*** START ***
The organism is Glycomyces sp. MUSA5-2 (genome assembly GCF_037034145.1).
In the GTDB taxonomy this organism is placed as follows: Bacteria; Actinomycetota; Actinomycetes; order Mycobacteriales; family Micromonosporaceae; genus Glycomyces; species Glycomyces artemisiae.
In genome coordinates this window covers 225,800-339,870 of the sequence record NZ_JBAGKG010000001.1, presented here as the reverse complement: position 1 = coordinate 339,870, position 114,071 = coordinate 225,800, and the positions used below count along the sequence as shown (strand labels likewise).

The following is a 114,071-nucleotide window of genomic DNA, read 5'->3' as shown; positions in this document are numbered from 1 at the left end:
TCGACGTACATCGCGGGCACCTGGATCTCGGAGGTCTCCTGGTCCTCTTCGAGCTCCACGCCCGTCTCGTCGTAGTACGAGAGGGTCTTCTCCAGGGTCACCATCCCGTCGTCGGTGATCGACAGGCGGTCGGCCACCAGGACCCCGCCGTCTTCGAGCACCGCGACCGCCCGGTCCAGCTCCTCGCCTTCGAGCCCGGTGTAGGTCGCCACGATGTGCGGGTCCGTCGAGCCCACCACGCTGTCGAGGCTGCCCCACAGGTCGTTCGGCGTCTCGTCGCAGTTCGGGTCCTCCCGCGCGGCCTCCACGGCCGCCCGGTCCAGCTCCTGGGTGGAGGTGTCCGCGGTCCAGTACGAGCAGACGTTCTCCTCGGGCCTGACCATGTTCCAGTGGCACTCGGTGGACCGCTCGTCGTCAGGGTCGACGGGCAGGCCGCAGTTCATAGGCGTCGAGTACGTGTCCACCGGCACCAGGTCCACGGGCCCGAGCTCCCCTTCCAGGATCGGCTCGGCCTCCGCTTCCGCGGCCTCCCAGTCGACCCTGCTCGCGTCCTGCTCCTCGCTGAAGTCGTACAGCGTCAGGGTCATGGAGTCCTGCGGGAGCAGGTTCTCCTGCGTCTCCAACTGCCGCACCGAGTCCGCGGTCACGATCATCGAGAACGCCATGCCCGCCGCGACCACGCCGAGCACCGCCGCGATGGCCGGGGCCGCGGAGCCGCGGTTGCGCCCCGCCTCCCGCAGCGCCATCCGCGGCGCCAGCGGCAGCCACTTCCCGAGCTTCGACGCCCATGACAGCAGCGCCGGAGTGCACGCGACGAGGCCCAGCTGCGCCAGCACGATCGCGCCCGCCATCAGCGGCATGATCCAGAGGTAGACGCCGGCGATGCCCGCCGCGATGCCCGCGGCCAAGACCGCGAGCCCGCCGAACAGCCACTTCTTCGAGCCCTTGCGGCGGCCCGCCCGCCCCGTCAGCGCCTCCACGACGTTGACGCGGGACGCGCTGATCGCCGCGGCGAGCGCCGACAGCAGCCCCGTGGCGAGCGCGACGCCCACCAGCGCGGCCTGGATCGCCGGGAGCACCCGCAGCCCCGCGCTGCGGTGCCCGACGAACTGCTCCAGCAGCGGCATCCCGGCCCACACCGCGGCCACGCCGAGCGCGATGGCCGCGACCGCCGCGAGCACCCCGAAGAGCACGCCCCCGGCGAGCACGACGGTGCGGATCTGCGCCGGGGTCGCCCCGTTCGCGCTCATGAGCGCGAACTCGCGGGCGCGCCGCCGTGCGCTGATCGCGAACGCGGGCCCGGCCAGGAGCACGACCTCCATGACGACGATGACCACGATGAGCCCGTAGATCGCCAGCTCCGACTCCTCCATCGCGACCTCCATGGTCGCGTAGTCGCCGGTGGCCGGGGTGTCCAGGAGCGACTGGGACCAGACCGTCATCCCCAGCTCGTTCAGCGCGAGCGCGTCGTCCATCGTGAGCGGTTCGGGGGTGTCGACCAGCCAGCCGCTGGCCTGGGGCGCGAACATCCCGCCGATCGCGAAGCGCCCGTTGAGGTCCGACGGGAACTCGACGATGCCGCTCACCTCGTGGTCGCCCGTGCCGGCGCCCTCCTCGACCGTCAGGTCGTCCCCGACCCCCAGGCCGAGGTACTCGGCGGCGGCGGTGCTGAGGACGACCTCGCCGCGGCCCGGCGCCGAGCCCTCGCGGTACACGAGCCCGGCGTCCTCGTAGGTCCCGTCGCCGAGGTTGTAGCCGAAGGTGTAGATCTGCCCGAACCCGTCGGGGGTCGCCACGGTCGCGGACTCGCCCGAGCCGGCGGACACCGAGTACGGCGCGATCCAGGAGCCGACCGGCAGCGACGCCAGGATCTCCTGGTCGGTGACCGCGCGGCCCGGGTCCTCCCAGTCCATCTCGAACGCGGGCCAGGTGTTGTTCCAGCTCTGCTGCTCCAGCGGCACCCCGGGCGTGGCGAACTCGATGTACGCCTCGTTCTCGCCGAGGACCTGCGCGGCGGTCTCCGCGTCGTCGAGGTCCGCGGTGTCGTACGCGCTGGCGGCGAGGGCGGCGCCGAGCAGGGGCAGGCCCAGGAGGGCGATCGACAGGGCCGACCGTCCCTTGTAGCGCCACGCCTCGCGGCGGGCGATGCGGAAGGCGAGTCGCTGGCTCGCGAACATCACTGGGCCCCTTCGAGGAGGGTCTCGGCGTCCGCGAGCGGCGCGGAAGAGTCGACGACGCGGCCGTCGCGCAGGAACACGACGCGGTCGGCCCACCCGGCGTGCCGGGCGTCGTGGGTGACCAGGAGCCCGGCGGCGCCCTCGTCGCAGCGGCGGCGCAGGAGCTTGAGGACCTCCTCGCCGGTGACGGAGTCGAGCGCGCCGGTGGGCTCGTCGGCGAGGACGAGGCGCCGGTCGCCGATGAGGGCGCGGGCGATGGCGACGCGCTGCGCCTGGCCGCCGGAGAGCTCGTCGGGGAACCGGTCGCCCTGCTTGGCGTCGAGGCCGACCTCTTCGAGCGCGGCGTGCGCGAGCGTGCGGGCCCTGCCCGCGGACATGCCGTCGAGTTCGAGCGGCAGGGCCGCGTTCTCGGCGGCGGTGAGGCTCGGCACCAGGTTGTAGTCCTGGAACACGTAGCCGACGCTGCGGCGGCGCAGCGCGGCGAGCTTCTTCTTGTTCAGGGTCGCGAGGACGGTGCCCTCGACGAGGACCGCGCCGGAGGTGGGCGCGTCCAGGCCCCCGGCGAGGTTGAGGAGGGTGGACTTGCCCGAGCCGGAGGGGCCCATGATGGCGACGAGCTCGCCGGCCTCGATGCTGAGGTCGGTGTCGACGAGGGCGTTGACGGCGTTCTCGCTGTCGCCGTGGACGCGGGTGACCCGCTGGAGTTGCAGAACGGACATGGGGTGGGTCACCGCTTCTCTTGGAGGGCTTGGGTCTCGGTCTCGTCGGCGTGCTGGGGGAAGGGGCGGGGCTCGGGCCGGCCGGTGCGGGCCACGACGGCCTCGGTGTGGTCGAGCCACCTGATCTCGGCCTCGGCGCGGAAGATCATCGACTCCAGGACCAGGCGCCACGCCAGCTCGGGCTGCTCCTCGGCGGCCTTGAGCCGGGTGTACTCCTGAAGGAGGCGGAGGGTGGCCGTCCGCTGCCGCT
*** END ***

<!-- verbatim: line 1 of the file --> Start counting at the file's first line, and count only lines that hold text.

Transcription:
The organism is Glycomyces sp. MUSA5-2 (genome assembly GCF_037034145.1).